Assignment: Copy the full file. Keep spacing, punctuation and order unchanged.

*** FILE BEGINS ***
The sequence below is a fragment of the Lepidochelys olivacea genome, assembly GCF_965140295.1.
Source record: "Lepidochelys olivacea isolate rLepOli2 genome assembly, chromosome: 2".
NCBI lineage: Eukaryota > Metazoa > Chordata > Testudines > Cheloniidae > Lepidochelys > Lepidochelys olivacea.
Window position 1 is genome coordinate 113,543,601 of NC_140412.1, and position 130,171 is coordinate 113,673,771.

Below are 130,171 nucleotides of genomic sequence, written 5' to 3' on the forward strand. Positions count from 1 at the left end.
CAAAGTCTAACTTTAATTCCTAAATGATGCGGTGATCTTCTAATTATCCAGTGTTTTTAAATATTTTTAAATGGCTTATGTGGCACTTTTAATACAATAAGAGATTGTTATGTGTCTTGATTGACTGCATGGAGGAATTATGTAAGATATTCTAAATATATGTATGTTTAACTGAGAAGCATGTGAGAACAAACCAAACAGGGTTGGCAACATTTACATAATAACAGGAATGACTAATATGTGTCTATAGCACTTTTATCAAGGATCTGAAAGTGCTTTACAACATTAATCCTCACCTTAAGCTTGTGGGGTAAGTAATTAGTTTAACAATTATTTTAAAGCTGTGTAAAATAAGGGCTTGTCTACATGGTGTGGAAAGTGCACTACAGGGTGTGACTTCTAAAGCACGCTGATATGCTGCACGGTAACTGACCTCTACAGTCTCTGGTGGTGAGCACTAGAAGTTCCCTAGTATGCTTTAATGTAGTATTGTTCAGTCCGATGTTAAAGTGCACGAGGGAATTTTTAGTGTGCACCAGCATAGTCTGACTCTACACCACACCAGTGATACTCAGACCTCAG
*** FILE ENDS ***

The sequence below is a fragment of the Lepidochelys olivacea genome, assembly GCF_965140295.1.
Source record: "Lepidochelys olivacea isolate rLepOli2 genome assembly, chromosome: 2".
NCBI lineage: Eukaryota > Metazoa > Chordata > Testudines > Cheloniidae > Lepidochelys > Lepidochelys olivacea.
Window position 1 is genome coordinate 113,543,601 of NC_140412.1, and position 130,171 is coordinate 113,673,771.

Below are 130,171 nucleotides of genomic sequence, written 5' to 3' on the forward strand. Positions count from 1 at the left end.
CAAAGTCTAACTTTAATTCCTAAATGATGCGGTGATCTTCTAATTATCCAGTGTTTTTAAATATTTTTAAATGGCTTATGTGGCACTTTTAATACAATAAGAGATTGTTATGTGTCTTGATTGACTGCATGGAGGAATTATGTAAGATATTCTAAATATATGTATGTTTAACTGAGAAGCATGTGAGAACAAACCAAACAGGGTTGGCAACATTTACATAATAACAGGAATGACTAATATGTGTCTATAGCACTTTTATCAAGGATCTGAAAGTGCTTTACAACATTAATCCTCACCTTAAGCTTGTGGGGTAAGTAATTAGTTTAACAATTATTTTAAAGCTGTGTAAAATAAGGGCTTGTCTACATGGTGTGGAAAGTGCACTACAGGGTGTGACTTCTAAAGCACGCTGATATGCTGCACGGTAACTGACCTCTACAGTCTCTGGTGGTGAGCACTAGAAGTTCCCTAGTATGCTTTAATGTAGTATTGTTCAGTCCGATGTTAAAGTGCACGAGGGAATTTTTAGTGTGCACCAGCATAGTCTGACTCTACACCACACCAGTGATACTCAGACCTCAG